There are 4 exercises I do that I feel have helped my climbing:

  1)Farmer's walk

  2)Fingerrolls w/barbell

  3)Fingerboard pullups

  4)Pinch-gripping plates

Of these, I feel like the farmer's walk had the biggest impact (surprisingly) on my climbing strength.  I perform these with dumbells and a racquetball situated between the handle and the heel of the hand thus simulating a thick bar.


I suspect that the best way to improve your climbing is to climb.  Climbing for me is a supplement to my strength workouts (your situation sounds reverse).  I live an hour from the climbing gym so climbing often is not feasible.

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I climb too occasionally.  Mainly bouldering on real rock.

Weighted pull-ups or fingerhangs on a fingerboard would improve contact strength.  Dynos on a campus board, plus weight.  Stuff like that.  Try to climb a route that isn't too challenging for you with weights attached.  Increase difficulty over time.

I personally don't train handstrength for climbing, its just an obsession of mine, of course it has helped me with bouldering a lot.

Michael Falkov

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Thanks for the comments.

Presently I climb 3 times per week; 2X during the work week (45-50 mins, plus warm-up/cool-down) and once on the weekend (2-3 hours, which includes the socializing...maybe 90-120 mins worth of work).  During the week, I usually climb around noontime, then do a weights workout later that evening (simple sets of reps with the basic exercises) followed by the specialized grip workout.  I do not do the weights or grip on the weekends to allow for recovery.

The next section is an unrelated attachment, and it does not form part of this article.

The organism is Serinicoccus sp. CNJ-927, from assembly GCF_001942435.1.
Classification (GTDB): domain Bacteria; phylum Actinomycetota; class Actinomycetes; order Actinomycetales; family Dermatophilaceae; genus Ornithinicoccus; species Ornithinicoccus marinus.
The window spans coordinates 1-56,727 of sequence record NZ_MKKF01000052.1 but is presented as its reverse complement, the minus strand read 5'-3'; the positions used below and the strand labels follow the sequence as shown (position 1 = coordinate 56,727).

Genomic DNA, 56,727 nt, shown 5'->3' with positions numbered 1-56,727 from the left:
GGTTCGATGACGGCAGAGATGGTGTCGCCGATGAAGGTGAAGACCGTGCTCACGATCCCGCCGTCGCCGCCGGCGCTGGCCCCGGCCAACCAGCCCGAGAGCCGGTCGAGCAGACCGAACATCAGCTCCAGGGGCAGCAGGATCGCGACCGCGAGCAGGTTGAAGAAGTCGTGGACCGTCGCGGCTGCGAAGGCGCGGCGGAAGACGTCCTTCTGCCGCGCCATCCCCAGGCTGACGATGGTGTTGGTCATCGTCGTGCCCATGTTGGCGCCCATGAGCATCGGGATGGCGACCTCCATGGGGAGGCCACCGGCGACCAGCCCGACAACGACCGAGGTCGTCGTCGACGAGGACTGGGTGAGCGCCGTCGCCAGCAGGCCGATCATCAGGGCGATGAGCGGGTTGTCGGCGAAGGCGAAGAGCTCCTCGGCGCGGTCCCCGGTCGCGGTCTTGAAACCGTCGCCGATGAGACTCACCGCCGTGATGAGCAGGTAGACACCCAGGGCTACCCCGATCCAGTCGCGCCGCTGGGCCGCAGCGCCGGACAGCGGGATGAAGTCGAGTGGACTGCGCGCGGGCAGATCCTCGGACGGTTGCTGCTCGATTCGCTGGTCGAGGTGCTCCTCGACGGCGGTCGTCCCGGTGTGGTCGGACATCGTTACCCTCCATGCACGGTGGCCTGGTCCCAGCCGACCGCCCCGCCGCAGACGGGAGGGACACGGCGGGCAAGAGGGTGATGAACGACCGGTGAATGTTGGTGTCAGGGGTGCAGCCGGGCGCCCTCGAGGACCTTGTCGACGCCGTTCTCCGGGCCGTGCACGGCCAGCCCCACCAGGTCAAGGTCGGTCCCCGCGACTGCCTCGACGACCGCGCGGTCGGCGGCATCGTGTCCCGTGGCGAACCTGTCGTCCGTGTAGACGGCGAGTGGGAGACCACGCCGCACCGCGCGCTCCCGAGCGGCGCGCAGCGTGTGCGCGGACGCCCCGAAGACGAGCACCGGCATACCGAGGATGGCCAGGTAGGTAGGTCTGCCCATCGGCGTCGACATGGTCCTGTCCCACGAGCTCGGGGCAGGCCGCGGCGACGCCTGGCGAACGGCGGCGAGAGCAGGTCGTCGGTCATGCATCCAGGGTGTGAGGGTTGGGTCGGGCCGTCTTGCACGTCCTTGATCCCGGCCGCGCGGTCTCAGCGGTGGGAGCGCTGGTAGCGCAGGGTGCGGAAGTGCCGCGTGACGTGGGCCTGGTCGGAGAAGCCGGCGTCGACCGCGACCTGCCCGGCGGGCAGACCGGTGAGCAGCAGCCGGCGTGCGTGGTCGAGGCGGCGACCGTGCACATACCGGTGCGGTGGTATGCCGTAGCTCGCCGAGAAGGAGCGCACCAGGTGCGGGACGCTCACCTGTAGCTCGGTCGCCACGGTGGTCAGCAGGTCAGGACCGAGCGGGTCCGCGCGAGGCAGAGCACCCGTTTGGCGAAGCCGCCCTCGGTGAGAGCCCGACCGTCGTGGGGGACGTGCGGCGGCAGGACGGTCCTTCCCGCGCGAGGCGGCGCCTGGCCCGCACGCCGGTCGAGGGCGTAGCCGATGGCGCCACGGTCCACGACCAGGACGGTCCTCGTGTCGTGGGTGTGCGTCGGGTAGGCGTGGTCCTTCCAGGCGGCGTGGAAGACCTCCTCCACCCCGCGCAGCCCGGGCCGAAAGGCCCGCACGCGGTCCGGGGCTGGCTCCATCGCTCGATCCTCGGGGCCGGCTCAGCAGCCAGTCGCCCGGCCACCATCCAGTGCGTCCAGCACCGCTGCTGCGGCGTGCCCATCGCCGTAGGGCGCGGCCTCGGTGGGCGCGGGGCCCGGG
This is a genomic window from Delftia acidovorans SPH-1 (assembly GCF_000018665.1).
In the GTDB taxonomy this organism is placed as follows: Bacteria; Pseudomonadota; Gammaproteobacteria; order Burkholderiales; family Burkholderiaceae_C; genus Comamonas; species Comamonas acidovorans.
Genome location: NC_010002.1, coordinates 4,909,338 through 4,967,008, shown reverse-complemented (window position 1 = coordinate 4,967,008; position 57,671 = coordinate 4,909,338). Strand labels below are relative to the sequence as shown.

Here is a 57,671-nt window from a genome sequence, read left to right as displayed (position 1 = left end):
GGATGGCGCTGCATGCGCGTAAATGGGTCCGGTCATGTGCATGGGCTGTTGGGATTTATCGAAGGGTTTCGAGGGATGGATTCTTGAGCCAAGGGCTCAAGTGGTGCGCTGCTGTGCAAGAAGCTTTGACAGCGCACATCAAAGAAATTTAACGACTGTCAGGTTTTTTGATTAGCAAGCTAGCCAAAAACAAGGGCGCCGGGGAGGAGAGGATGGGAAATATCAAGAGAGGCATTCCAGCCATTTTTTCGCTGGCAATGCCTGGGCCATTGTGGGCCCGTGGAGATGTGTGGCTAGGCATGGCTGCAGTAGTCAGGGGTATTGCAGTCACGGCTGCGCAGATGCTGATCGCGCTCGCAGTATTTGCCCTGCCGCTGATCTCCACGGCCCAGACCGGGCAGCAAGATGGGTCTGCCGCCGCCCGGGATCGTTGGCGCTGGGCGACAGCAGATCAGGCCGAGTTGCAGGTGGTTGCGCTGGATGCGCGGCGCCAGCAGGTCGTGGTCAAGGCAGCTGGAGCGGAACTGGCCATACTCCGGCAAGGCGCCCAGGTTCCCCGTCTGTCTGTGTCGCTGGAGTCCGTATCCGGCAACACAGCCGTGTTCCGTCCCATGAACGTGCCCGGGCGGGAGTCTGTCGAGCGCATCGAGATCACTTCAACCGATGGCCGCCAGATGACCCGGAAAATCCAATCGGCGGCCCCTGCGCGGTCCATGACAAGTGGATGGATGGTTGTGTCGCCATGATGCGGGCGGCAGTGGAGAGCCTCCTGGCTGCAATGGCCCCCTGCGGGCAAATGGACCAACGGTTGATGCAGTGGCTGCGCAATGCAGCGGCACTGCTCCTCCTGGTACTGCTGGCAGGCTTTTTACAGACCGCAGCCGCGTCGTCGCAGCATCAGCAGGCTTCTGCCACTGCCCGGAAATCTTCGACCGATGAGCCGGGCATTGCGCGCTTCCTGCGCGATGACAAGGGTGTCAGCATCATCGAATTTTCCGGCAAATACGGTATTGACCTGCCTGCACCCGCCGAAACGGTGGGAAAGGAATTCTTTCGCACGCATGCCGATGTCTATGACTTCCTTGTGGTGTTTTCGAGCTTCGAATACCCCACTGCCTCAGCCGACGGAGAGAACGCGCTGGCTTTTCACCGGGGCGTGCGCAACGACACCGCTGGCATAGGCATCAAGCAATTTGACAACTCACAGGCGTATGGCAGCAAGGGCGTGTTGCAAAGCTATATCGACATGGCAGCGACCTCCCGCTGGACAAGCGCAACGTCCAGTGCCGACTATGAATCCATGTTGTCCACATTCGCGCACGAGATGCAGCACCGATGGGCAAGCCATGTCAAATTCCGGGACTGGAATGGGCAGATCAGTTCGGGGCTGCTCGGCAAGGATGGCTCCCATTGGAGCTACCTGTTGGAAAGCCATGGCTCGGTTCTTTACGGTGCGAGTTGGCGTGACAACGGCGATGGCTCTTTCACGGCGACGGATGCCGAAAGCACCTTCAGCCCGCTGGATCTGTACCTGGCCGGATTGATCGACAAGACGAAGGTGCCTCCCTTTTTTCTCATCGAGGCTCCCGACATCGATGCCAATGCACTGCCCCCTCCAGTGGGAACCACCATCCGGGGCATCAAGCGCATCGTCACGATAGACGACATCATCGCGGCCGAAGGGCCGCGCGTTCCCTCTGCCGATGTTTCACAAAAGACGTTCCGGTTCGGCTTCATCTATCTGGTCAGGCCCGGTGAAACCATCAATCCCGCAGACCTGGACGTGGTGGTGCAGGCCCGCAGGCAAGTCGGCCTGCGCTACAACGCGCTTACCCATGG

In the grip workout, I follow MOHS advice and try to hit all three areas of grip.  Each workout, I try to focus on one of the three areas and do less in the other two.  Every fourth workout I limit the grip work and focus on wrist/forearm work.  LLNNC--I have also found the supporting grip exercises have the greatest impact on climbing...right now I do deadlift lockouts with a 2" thick bar (I use a 5' piece of 2" PVC pipe slipped over a standard--1"--bar) but I will try the Farmer's Walk suggestion (thank you).  I purchased and use IM's Titan Telegraph Key which is just now starting to have an impact...I scaled a particular climb for the first time the other day that was primarily composed of pinches.

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cool to have another climber on the board.

I climb (boulder) twice a week for about an hour and a half, outside if possible.

first started training specifically my grip for my climbing, but it has become a goal in itself. I find it cross trains my grip real well, and maintains my level of strength during periods where I cannot climb; for instance, last year, I did not climb for about 4 months due to tendinitis, but could still train my grip. I lost very little in strength during that time.

It has also improved my pinching a lot.

train hard